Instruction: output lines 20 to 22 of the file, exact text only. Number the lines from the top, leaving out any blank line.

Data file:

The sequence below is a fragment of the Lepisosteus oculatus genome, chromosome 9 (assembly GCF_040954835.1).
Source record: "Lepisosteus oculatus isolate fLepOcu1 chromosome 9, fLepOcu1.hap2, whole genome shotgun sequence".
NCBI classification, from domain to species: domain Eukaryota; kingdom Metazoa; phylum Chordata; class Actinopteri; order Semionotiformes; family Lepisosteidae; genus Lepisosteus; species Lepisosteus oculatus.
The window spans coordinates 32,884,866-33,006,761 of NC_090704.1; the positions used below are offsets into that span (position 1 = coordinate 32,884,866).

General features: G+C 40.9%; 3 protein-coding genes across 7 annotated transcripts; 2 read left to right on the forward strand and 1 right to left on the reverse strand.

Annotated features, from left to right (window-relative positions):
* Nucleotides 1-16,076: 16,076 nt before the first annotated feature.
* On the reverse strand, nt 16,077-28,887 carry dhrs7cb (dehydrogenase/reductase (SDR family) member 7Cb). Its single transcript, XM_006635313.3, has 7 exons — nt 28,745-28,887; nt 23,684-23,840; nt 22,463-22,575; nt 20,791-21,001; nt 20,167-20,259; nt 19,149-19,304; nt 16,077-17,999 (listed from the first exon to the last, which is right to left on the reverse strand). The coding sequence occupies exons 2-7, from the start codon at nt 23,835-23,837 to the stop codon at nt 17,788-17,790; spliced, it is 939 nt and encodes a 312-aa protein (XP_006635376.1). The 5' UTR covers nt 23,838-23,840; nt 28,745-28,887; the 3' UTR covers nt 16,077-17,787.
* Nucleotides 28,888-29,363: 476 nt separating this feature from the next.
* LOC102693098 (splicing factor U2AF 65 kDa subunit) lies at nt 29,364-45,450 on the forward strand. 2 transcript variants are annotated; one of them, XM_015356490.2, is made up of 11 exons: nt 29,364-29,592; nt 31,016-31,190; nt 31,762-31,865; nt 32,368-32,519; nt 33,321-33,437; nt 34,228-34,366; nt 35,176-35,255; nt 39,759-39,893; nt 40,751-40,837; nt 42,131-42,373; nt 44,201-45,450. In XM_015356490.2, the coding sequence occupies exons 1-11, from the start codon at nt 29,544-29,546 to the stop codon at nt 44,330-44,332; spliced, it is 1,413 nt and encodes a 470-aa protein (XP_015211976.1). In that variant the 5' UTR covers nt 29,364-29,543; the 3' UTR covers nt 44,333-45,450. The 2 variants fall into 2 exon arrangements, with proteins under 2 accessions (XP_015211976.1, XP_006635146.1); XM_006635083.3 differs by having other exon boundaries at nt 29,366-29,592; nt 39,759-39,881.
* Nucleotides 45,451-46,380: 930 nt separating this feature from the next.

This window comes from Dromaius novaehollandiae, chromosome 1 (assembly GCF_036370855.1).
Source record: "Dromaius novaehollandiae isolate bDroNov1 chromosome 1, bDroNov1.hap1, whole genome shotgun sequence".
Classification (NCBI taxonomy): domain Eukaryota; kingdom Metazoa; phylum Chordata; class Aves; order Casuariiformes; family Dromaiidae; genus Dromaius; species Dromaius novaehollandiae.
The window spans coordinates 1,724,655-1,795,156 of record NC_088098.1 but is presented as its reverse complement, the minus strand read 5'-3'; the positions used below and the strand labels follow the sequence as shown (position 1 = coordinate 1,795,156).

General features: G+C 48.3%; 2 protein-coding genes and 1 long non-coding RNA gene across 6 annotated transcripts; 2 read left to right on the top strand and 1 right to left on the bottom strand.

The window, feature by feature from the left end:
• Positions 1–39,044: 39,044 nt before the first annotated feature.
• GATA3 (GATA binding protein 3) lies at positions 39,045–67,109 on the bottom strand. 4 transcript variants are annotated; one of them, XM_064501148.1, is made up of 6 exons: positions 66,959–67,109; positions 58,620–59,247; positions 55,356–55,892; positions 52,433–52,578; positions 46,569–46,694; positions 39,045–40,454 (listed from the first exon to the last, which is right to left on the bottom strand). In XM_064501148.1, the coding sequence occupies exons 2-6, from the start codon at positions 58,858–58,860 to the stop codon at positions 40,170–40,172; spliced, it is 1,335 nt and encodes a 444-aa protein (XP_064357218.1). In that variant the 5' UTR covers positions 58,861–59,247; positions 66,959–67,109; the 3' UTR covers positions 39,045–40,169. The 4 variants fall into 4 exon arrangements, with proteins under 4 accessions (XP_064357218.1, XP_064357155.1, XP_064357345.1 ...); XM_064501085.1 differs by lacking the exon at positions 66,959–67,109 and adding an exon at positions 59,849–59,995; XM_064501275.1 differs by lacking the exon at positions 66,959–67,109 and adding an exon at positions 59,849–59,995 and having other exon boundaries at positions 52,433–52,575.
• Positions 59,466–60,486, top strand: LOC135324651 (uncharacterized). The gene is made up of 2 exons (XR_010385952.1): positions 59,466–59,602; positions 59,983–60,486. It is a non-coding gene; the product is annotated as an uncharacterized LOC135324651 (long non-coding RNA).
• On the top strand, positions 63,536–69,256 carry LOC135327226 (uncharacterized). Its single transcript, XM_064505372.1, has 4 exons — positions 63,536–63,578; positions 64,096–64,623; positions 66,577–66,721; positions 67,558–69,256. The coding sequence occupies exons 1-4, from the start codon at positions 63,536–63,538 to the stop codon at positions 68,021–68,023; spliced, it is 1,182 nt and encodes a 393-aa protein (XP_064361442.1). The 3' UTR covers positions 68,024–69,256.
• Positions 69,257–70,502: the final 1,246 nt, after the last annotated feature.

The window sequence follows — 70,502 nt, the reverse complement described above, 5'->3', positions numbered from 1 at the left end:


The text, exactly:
• Positions 59,466–60,486, top strand: LOC135324651 (uncharacterized). The gene is made up of 2 exons (XR_010385952.1): positions 59,466–59,602; positions 59,983–60,486. It is a non-coding gene; the product is annotated as an uncharacterized LOC135324651 (long non-coding RNA).
• On the top strand, positions 63,536–69,256 carry LOC135327226 (uncharacterized). Its single transcript, XM_064505372.1, has 4 exons — positions 63,536–63,578; positions 64,096–64,623; positions 66,577–66,721; positions 67,558–69,256. The coding sequence occupies exons 1-4, from the start codon at positions 63,536–63,538 to the stop codon at positions 68,021–68,023; spliced, it is 1,182 nt and encodes a 393-aa protein (XP_064361442.1). The 3' UTR covers positions 68,024–69,256.
• Positions 69,257–70,502: the final 1,246 nt, after the last annotated feature.